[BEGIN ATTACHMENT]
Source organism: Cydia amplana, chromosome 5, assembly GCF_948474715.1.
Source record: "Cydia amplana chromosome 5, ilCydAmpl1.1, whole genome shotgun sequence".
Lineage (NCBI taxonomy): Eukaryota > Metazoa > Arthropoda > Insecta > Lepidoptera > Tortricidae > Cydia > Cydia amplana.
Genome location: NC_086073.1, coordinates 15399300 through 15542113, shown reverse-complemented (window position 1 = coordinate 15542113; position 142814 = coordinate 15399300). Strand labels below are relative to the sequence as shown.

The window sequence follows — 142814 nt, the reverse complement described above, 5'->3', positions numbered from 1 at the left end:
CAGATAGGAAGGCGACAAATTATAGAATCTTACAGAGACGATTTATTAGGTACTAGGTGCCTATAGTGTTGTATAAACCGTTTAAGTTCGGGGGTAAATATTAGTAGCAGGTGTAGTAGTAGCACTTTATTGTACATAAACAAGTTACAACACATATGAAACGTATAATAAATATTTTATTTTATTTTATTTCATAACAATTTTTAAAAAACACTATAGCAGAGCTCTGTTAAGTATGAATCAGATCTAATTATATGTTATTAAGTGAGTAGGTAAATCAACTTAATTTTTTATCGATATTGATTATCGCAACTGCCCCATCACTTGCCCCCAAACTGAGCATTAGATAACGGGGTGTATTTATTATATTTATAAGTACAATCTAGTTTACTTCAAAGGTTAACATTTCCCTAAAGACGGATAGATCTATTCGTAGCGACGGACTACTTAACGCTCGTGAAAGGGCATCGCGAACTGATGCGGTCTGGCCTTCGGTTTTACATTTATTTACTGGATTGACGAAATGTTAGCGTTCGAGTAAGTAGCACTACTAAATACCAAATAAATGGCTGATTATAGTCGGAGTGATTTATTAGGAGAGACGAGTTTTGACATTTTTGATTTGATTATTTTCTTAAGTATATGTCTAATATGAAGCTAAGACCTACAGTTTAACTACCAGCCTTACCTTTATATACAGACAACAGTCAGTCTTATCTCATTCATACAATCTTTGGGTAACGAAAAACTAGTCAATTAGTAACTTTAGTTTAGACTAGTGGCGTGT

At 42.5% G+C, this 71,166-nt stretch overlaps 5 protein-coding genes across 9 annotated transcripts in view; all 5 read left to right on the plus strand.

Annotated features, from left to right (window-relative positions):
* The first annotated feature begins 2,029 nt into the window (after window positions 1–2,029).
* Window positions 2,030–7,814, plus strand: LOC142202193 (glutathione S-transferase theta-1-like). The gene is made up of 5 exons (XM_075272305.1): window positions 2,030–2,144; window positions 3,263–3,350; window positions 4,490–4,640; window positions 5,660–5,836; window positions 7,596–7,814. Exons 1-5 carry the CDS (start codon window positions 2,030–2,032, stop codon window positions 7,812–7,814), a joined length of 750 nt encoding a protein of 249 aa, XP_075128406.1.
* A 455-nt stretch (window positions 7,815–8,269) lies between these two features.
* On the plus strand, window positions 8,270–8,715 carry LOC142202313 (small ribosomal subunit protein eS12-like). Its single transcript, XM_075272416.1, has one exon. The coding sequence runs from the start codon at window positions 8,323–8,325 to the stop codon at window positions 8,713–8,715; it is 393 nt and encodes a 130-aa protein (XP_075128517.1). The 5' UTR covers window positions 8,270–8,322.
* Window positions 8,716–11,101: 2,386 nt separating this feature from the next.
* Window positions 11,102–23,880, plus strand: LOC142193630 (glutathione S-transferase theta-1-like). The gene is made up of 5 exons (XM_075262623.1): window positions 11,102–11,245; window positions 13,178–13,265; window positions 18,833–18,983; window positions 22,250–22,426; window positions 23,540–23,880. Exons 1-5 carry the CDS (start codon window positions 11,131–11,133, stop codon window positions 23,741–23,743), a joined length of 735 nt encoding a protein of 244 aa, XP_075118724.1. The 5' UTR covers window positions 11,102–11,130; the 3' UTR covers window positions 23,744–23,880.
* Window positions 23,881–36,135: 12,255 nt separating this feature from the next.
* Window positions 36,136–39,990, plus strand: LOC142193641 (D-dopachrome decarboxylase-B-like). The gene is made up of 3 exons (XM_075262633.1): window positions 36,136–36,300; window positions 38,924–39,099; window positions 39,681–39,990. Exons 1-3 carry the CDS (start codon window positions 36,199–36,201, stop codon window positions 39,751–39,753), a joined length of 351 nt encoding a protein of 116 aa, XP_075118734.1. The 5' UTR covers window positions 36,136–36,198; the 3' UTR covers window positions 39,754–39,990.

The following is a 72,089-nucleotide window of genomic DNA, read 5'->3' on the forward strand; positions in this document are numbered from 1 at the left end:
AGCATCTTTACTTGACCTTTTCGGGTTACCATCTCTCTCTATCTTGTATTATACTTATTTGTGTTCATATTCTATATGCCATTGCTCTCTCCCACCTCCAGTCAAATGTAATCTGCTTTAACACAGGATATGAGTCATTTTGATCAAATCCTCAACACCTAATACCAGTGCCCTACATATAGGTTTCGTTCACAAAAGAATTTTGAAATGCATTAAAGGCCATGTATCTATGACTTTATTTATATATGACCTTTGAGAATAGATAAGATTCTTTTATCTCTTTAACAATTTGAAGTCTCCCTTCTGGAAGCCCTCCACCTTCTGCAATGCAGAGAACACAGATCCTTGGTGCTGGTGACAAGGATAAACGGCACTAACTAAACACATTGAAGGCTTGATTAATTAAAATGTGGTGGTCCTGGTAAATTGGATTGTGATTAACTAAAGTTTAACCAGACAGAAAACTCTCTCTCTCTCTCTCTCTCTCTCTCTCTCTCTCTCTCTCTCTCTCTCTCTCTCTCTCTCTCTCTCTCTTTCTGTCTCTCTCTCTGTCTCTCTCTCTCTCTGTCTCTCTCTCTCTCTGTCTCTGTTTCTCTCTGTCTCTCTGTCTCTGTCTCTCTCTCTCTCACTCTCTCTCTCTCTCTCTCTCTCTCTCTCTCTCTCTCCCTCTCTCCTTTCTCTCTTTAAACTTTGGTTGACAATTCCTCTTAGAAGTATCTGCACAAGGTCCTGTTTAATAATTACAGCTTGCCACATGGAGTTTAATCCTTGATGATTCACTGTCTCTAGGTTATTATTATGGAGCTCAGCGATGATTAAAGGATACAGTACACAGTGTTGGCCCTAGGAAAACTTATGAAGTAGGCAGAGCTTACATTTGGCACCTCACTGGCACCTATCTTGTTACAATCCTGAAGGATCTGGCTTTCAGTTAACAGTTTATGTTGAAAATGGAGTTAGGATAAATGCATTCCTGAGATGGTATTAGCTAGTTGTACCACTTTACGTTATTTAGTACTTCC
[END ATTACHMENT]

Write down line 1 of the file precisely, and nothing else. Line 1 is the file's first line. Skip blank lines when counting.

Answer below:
Source organism: Cydia amplana, chromosome 5, assembly GCF_948474715.1.